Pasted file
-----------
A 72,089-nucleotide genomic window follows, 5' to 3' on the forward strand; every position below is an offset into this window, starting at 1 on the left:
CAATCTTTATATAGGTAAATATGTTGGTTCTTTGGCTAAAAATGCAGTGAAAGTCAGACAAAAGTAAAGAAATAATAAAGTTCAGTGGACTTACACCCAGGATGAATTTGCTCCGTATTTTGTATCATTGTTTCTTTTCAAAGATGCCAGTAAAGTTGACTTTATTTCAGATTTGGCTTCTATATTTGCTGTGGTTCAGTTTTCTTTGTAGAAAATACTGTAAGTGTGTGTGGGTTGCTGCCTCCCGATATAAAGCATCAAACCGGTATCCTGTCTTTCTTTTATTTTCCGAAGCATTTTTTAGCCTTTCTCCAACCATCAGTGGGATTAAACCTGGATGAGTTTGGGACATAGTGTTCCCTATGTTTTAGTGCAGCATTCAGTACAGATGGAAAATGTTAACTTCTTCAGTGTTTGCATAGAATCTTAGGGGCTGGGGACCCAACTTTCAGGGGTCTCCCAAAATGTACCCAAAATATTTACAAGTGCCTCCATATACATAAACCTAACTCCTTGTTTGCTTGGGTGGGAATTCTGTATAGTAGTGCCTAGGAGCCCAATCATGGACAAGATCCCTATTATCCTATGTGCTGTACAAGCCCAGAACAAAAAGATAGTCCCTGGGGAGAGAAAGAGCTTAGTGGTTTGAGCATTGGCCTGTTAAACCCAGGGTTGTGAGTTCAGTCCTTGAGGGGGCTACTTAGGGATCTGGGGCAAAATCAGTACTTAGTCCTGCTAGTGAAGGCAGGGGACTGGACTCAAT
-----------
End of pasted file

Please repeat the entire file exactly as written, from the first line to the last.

A 72,089-nucleotide genomic window follows, 5' to 3' on the forward strand; every position below is an offset into this window, starting at 1 on the left:
CAATCTTTATATAGGTAAATATGTTGGTTCTTTGGCTAAAAATGCAGTGAAAGTCAGACAAAAGTAAAGAAATAATAAAGTTCAGTGGACTTACACCCAGGATGAATTTGCTCCGTATTTTGTATCATTGTTTCTTTTCAAAGATGCCAGTAAAGTTGACTTTATTTCAGATTTGGCTTCTATATTTGCTGTGGTTCAGTTTTCTTTGTAGAAAATACTGTAAGTGTGTGTGGGTTGCTGCCTCCCGATATAAAGCATCAAACCGGTATCCTGTCTTTCTTTTATTTTCCGAAGCATTTTTTAGCCTTTCTCCAACCATCAGTGGGATTAAACCTGGATGAGTTTGGGACATAGTGTTCCCTATGTTTTAGTGCAGCATTCAGTACAGATGGAAAATGTTAACTTCTTCAGTGTTTGCATAGAATCTTAGGGGCTGGGGACCCAACTTTCAGGGGTCTCCCAAAATGTACCCAAAATATTTACAAGTGCCTCCATATACATAAACCTAACTCCTTGTTTGCTTGGGTGGGAATTCTGTATAGTAGTGCCTAGGAGCCCAATCATGGACAAGATCCCTATTATCCTATGTGCTGTACAAGCCCAGAACAAAAAGATAGTCCCTGGGGAGAGAAAGAGCTTAGTGGTTTGAGCATTGGCCTGTTAAACCCAGGGTTGTGAGTTCAGTCCTTGAGGGGGCTACTTAGGGATCTGGGGCAAAATCAGTACTTAGTCCTGCTAGTGAAGGCAGGGGACTGGACTCAAT